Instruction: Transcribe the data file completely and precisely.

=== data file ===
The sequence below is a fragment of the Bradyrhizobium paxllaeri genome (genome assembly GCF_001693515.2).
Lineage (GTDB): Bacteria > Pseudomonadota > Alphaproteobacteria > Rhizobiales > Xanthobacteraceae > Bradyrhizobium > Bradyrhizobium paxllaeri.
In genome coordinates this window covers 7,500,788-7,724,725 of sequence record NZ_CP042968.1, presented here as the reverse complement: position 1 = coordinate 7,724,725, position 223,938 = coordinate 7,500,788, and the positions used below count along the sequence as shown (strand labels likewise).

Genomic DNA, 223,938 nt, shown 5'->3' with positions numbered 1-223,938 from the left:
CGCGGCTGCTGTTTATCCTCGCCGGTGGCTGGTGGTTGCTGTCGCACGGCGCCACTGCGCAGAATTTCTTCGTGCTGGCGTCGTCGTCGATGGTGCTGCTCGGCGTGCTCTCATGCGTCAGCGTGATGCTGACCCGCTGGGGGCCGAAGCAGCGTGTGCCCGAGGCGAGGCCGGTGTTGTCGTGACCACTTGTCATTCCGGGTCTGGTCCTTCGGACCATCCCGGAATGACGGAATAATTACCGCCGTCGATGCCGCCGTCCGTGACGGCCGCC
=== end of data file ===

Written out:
The sequence below is a fragment of the Bradyrhizobium paxllaeri genome (genome assembly GCF_001693515.2).
Lineage (GTDB): Bacteria > Pseudomonadota > Alphaproteobacteria > Rhizobiales > Xanthobacteraceae > Bradyrhizobium > Bradyrhizobium paxllaeri.
In genome coordinates this window covers 7,500,788-7,724,725 of sequence record NZ_CP042968.1, presented here as the reverse complement: position 1 = coordinate 7,724,725, position 223,938 = coordinate 7,500,788, and the positions used below count along the sequence as shown (strand labels likewise).

Genomic DNA, 223,938 nt, shown 5'->3' with positions numbered 1-223,938 from the left:
CGCGGCTGCTGTTTATCCTCGCCGGTGGCTGGTGGTTGCTGTCGCACGGCGCCACTGCGCAGAATTTCTTCGTGCTGGCGTCGTCGTCGATGGTGCTGCTCGGCGTGCTCTCATGCGTCAGCGTGATGCTGACCCGCTGGGGGCCGAAGCAGCGTGTGCCCGAGGCGAGGCCGGTGTTGTCGTGACCACTTGTCATTCCGGGTCTGGTCCTTCGGACCATCCCGGAATGACGGAATAATTACCGCCGTCGATGCCGCCGTCCGTGACGGCCGCC